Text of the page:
I have two answers.
It depends on whether you've picked a specific field (eg. oil & gas, or fisheries, or biotech.)
If you haven't, then you need some technical skills and some sales skills. The sales skills are important because once you know how to sell, you'll be able to make money wherever and whenever you wish.
The technical skills are valuable because even if you don't open a business in the field you learned in, you'll understand the technician's mindset...and how to learn technical things.
Now if you have picked a specific field to work in, I have a somewhat different suggestion.
If your plan is to become a mover and shaker in a marketplace, you want to plan ahead.
And planning ahead in this case means learning how to MAKE DEALS in that field.
The kind of deals that buy and sell companies, get you new sources of supply, and employ more people.
Get the idea?
You aren't going to learn these things from a run-of-the-mill sales job, and certainly not by sitting at a computer crunching numbers or drawing things in CAD.
You need to get close to, and shadow, an existing company president in the industry.
Am I scaring you yet?
If I am, then you're probably not cut out for this kind of leadership role. Sorry.
If not, then read on.
You might think, "Wait, how can I possibly get close to a president and see how they're constructing and doing the deals in this industry?" It's not impossible. It's not even that hard.
But it takes guts.
I've had employers create roles for me that didn't exist before I showed up on four occasions.
Roll this around.
What does it mean in terms of your possibilities?
You are NOT limited to chasing Want Ads.
You can go out there and CREATE the role you desire.
And there's zero competition there. Everyone else is too gutless to do it!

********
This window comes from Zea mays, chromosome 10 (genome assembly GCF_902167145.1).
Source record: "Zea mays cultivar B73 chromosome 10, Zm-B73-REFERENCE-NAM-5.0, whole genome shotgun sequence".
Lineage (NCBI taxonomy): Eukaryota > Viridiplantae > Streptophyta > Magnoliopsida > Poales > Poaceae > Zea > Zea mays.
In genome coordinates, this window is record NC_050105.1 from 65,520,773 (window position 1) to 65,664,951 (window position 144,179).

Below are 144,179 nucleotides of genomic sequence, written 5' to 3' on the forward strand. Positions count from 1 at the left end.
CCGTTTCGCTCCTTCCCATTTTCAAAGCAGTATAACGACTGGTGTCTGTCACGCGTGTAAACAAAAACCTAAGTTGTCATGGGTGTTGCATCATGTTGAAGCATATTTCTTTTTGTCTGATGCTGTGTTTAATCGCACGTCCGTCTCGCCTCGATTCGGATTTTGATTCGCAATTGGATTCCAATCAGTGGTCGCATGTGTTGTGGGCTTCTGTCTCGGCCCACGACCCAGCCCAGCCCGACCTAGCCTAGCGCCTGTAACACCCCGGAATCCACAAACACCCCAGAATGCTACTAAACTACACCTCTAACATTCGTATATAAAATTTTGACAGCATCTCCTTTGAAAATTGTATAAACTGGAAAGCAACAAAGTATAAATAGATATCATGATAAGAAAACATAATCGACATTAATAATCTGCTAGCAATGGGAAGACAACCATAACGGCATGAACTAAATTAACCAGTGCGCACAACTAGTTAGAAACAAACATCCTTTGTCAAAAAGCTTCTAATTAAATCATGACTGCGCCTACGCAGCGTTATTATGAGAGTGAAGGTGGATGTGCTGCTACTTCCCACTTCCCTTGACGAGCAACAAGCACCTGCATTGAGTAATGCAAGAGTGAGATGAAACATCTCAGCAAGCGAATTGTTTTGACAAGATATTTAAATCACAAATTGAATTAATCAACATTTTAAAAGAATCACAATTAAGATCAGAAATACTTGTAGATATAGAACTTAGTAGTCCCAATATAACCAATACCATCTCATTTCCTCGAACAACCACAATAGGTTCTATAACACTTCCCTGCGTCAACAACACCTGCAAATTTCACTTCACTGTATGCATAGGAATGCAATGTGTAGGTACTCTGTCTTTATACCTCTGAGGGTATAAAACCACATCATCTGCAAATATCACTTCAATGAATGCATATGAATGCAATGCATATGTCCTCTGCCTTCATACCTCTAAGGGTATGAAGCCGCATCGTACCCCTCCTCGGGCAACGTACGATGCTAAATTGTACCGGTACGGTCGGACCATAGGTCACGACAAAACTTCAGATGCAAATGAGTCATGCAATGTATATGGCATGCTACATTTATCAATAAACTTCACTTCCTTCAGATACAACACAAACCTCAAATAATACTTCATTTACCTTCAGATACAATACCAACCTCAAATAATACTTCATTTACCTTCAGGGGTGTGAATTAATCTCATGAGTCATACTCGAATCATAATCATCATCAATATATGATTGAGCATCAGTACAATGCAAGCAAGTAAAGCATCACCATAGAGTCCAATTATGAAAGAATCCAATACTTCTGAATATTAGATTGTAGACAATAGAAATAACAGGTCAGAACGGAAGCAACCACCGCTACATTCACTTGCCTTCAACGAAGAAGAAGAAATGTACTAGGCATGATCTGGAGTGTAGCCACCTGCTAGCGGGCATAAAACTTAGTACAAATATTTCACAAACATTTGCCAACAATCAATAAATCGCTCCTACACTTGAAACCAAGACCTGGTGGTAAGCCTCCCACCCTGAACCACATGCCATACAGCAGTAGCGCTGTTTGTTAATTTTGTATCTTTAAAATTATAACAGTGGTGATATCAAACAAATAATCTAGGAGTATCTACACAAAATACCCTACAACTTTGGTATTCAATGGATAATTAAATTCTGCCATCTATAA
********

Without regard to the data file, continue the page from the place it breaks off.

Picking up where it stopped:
Imagine...you put your information together on what you want (a role where you're the assistant to the president, so you can see exactly what they do and how they do it.) You are crystal clear and up front about this purpose.
Some presidents are going to be very, very impressed.
And one is going to make you an offer.
It will literally cut years off your career path...maybe even decades.
And this opportunity is there for the taking.
But you have to have guts. Good news: you kinda have to, to be a president.
I read a really good post on TechCrunch today that said if you are doing B2C - there is no value in joining a tech startup and you should just start. http://techcrunch.com/2015/09/13/youve-only-got-one-shot-to-build-a-consumer-unicorn/
The author countered that if you are doing B2B - then there is some transfer-ability and not just soft skills but perhaps industry connections may be useful.
Or you can come work for me, you'll learn how to set up and maintain legal entities. Working for us will provide important legal and financial experience that will translate for you as an entrepreneur in any industry - as you'll always need to form a legal entity and perform basic corporate governance as a the entrepreneur/founder/majority shareholder.
Happy to have you learn on my dime. :-)
Many entrepreneurs start a business because of a passion around an idea, product, or service. They usually have great ideas and can connect that with a customer need or problem. I also see that many entrepreneurs are really good at that passion; but may lack some skills or understand of the "running the business" side of the equation.
An example would be if you want to open your own manufacturing business - have you ever worked in a manufacturing business? I highly recommend working in a business that is similar for at least a year so you learn what works well or what doesn't work well on another person's dime. This is especially true when working with high start-up costs or a very limited initial cash flow which cannot tolerate costly mistakes.
Go work for someone or a business you can learn from is my answer :)